Millions of people have them in their mouths, yet their widespread use in treating cavities is one of the more contentious issues in dentistry. So-called silver amalgam fillings contain about 50 percent mercury, with the remaining material made from a powder of silver, tin, zinc, and copper. Some experts are concerned that the release of microscopic amounts of mercury vapor—a consequence of chewing food, grinding teeth, and exposing the fillings to hot substances—might cause neurological problems or kidney damage, particularly in sensitive populations, such as children and pregnant women. Others, including the American Dental Association, say the safety data are reassuring. The Food and Drug Administration is taking a closer look.
"We know that mercury can have toxic effects on the nervous system, but it has not yet been determined that dental amalgams have adverse health effects because of their mercury content," says Mary Long, an FDA spokesperson. "But we are examining the evidence and performing a risk-based evaluation to see if more special controls on safety and effectiveness are justified." The agency is considering whether to change the classification and labeling of the product, which would allow tighter safety regulations and possible warnings to patients about any health risks. The FDA is expected to issue a ruling next summer.
The American Dental Association supports the agency's review but says that, based on the available evidence, limitations on the use of amalgam fillings or warning labels directed to certain types of patients are not warranted. "We've looked at silver amalgams harder than any other filling material, and there's just no evidence that it harms any of the sensitive groups," says J. Rodway Mackert, a spokesperson for the ADA and a professor of dental materials at the Medical College of Georgia's School of Dentistry.
A large 2006 study found no statistically significant differences in IQ, motor function, or memory in children who had numerous mercury-containing amalgams. It did find that kids with amalgams had significantly higher mercury levels in their urine, but researchers observed no problems in kidney function that could have resulted from mercury poisoning. Another study, published in February in the Journal of the American Dental Association, supports the 2006 findings. Its Portuguese authors found no significant differences in brain function between a group of children whose cavities had been treated with amalgams and a group treated with composite resin material.
But some experts are not convinced amalgams are safe. One of the groups leading the charge against the use of amalgams is the International Academy of Oral Medicine and Toxicology, which funded one of the original studies, published in 1991, on mercury and dental amalgams. The group's past president, David Kennedy, a retired dentist in San Diego, is convinced that studies showing exposure to mercury in children and adults, as well as in the fetuses of mothers with amalgam fillings, should be enough to convince the FDA to ban the material. At the very least, says Kennedy, the FDA should require dentists to obtain an informed consent from patients who choose amalgam fillings.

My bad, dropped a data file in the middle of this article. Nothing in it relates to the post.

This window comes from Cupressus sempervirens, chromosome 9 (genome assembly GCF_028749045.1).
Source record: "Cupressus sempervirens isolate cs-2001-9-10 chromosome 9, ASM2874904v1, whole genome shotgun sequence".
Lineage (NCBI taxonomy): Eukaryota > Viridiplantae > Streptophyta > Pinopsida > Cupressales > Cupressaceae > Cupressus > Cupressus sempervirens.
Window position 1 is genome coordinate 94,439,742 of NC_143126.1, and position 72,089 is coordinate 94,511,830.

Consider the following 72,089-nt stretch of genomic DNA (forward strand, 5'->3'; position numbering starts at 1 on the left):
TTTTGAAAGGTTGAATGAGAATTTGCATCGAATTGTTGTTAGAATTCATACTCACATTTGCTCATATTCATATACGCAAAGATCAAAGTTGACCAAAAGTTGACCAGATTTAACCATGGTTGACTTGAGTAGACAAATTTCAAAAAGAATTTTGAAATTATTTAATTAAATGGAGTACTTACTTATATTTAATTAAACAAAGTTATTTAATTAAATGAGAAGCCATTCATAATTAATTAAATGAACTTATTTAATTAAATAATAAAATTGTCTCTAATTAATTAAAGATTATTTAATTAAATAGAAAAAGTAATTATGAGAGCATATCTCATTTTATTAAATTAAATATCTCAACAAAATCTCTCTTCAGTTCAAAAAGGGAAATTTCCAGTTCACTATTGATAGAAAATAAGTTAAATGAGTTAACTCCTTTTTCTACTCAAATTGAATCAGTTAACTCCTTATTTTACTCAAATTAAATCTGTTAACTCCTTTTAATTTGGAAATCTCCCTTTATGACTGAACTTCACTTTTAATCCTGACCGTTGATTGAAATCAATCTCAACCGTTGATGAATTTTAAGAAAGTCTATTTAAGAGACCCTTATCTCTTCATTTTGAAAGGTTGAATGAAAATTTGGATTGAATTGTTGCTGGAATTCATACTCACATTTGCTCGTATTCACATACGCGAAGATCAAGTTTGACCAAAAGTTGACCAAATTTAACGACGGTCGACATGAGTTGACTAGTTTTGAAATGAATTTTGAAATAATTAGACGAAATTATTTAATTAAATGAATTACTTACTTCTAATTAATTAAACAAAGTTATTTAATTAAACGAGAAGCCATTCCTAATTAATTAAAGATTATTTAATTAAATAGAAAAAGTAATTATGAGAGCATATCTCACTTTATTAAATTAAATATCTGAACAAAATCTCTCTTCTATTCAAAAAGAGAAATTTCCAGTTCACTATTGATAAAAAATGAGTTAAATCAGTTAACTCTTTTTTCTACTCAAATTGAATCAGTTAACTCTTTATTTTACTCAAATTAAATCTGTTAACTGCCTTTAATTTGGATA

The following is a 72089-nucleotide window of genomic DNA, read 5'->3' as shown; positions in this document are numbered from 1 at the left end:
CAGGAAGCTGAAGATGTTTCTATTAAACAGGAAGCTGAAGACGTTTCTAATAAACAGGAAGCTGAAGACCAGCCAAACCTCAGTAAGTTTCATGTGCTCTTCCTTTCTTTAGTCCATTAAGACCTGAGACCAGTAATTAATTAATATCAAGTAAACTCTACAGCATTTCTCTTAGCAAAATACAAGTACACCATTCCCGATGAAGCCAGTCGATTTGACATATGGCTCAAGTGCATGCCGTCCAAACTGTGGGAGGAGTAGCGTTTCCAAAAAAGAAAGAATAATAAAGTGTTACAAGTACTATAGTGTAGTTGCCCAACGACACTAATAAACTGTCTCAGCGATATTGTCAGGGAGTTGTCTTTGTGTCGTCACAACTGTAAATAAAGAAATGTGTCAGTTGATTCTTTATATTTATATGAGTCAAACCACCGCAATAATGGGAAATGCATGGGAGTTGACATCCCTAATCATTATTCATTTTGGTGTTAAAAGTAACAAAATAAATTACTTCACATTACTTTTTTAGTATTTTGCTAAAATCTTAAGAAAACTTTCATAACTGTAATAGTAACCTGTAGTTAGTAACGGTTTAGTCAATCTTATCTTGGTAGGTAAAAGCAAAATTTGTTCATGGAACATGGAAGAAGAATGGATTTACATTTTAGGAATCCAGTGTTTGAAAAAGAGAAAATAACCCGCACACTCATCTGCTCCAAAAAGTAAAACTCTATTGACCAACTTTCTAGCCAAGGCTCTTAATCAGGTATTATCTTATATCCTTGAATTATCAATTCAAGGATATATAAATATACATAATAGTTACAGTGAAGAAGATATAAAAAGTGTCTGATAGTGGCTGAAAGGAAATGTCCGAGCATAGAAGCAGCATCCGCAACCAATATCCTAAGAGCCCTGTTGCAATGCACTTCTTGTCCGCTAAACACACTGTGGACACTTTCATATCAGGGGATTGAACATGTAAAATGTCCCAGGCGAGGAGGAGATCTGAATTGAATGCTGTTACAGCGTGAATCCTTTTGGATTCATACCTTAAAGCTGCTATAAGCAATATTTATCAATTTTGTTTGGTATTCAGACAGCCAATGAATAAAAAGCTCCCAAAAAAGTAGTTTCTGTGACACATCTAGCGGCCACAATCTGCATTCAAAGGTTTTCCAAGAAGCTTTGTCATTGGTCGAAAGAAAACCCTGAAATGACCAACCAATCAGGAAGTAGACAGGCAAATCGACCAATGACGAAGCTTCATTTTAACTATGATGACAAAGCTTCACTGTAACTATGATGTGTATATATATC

The ADA, on the other hand, last month advised the FDA against adding warning labels or requiring informed consent, arguing that doing so may cause some patients who are already apprehensive about the dentist to avoid dental care altogether. The ADA contends that while microscopic amounts of mercury may be excreted into the body from fillings, no study has linked the presence of those amounts with adverse health outcomes.
The resin alternative. The primary alternative to silver amalgams is composite resin, a tooth-colored material that bonds tightly to the tooth inside the cavity. These fillings are becoming more popular because of their cosmetic appeal and because the strength of the material has improved considerably in the past few years. Dentists do not have to remove as much of the tooth when using resin fillings as they do when using amalgams. But, according to one study, composites may have to be replaced as much as 50 percent more often than silver fillings.
Some composites may contain low levels of the controversial chemical bisphenol A, or BPA. But both the FDA and the Department of Health and Human Services believe that the amount of possible exposure to BPA is not significant and that patients' health therefore is not at risk. Just last week, the FDA underscored that assessment in a report stating that current levels of BPA exposure pose no threat to people.
Numerous dentists and health clinics advertising on the Internet offer patients a chance to remove their fillings and replace them with alternative materials. Some even contend that serious health problems, including neurological disorders, can be cured by the removal of amalgam fillings. Others sell vitamin supplements that supposedly ameliorate any harm from mercury exposure. No studies have confirmed these claims, however. In fact, most experts do not recommend removing amalgam fillings and replacing them with composite resin or other material, since doing so can cause serious harm to teeth if not done properly.
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